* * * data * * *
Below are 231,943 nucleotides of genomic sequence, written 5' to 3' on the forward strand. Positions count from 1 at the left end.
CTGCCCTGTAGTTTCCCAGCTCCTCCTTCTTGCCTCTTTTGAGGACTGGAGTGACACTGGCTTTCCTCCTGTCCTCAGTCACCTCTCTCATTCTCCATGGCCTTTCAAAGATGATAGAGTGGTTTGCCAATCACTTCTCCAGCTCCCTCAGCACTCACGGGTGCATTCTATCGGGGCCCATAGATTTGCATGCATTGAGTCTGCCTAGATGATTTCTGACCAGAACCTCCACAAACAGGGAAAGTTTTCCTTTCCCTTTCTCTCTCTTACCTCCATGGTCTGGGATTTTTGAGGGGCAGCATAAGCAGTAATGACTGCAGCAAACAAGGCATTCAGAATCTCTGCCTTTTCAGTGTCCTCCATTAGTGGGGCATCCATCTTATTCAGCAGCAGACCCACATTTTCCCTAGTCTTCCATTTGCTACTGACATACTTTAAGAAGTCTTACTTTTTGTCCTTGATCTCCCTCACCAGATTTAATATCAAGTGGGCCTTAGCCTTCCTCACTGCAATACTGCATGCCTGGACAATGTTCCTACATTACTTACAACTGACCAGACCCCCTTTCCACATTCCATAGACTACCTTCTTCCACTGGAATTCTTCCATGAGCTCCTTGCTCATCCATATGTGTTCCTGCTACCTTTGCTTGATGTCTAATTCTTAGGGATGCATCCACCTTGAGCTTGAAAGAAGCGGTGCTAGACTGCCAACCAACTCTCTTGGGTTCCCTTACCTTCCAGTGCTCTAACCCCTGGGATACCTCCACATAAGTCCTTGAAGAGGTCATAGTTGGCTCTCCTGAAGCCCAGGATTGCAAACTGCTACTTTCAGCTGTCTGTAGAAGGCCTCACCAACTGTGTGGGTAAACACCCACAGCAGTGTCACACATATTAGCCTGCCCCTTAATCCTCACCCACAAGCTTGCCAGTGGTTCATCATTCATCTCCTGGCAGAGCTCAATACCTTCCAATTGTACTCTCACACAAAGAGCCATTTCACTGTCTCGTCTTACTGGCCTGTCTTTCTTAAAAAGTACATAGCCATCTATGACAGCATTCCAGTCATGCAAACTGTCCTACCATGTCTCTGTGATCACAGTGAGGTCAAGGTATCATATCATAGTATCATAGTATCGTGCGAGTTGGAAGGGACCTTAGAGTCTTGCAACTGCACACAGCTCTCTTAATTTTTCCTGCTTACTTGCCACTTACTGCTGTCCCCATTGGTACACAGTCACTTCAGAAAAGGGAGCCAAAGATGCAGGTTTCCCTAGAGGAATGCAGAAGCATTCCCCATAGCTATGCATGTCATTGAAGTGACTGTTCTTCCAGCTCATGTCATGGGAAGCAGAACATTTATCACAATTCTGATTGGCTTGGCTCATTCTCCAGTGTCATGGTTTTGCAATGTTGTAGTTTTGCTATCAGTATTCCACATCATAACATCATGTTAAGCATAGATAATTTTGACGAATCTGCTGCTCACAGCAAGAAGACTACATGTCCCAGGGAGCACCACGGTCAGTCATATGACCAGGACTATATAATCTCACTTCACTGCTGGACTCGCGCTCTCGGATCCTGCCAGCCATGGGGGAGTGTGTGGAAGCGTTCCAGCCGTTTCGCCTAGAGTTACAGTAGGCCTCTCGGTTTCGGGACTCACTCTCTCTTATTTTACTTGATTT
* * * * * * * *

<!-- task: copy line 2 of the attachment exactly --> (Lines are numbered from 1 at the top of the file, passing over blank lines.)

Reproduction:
CTGCCCTGTAGTTTCCCAGCTCCTCCTTCTTGCCTCTTTTGAGGACTGGAGTGACACTGGCTTTCCTCCTGTCCTCAGTCACCTCTCTCATTCTCCATGGCCTTTCAAAGATGATAGAGTGGTTTGCCAATCACTTCTCCAGCTCCCTCAGCACTCACGGGTGCATTCTATCGGGGCCCATAGATTTGCATGCATTGAGTCTGCCTAGATGATTTCTGACCAGAACCTCCACAAACAGGGAAAGTTTTCCTTTCCCTTTCTCTCTCTTACCTCCATGGTCTGGGATTTTTGAGGGGCAGCATAAGCAGTAATGACTGCAGCAAACAAGGCATTCAGAATCTCTGCCTTTTCAGTGTCCTCCATTAGTGGGGCATCCATCTTATTCAGCAGCAGACCCACATTTTCCCTAGTCTTCCATTTGCTACTGACATACTTTAAGAAGTCTTACTTTTTGTCCTTGATCTCCCTCACCAGATTTAATATCAAGTGGGCCTTAGCCTTCCTCACTGCAATACTGCATGCCTGGACAATGTTCCTACATTACTTACAACTGACCAGACCCCCTTTCCACATTCCATAGACTACCTTCTTCCACTGGAATTCTTCCATGAGCTCCTTGCTCATCCATATGTGTTCCTGCTACCTTTGCTTGATGTCTAATTCTTAGGGATGCATCCACCTTGAGCTTGAAAGAAGCGGTGCTAGACTGCCAACCAACTCTCTTGGGTTCCCTTACCTTCCAGTGCTCTAACCCCTGGGATACCTCCACATAAGTCCTTGAAGAGGTCATAGTTGGCTCTCCTGAAGCCCAGGATTGCAAACTGCTACTTTCAGCTGTCTGTAGAAGGCCTCACCAACTGTGTGGGTAAACACCCACAGCAGTGTCACACATATTAGCCTGCCCCTTAATCCTCACCCACAAGCTTGCCAGTGGTTCATCATTCATCTCCTGGCAGAGCTCAATACCTTCCAATTGTACTCTCACACAAAGAGCCATTTCACTGTCTCGTCTTACTGGCCTGTCTTTCTTAAAAAGTACATAGCCATCTATGACAGCATTCCAGTCATGCAAACTGTCCTACCATGTCTCTGTGATCACAGTGAGGTCAAGGTATCATATCATAGTATCATAGTATCGTGCGAGTTGGAAGGGACCTTAGAGTCTTGCAACTGCACACAGCTCTCTTAATTTTTCCTGCTTACTTGCCACTTACTGCTGTCCCCATTGGTACACAGTCACTTCAGAAAAGGGAGCCAAAGATGCAGGTTTCCCTAGAGGAATGCAGAAGCATTCCCCATAGCTATGCATGTCATTGAAGTGACTGTTCTTCCAGCTCATGTCATGGGAAGCAGAACATTTATCACAATTCTGATTGGCTTGGCTCATTCTCCAGTGTCATGGTTTTGCAATGTTGTAGTTTTGCTATCAGTATTCCACATCATAACATCATGTTAAGCATAGATAATTTTGACGAATCTGCTGCTCACAGCAAGAAGACTACATGTCCCAGGGAGCACCACGGTCAGTCATATGACCAGGACTATATAATCTCACTTCACTGCTGGACTCGCGCTCTCGGATCCTGCCAGCCATGGGGGAGTGTGTGGAAGCGTTCCAGCCGTTTCGCCTAGAGTTACAGTAGGCCTCTCGGTTTCGGGACTCACTCTCTCTTATTTTACTTGATTT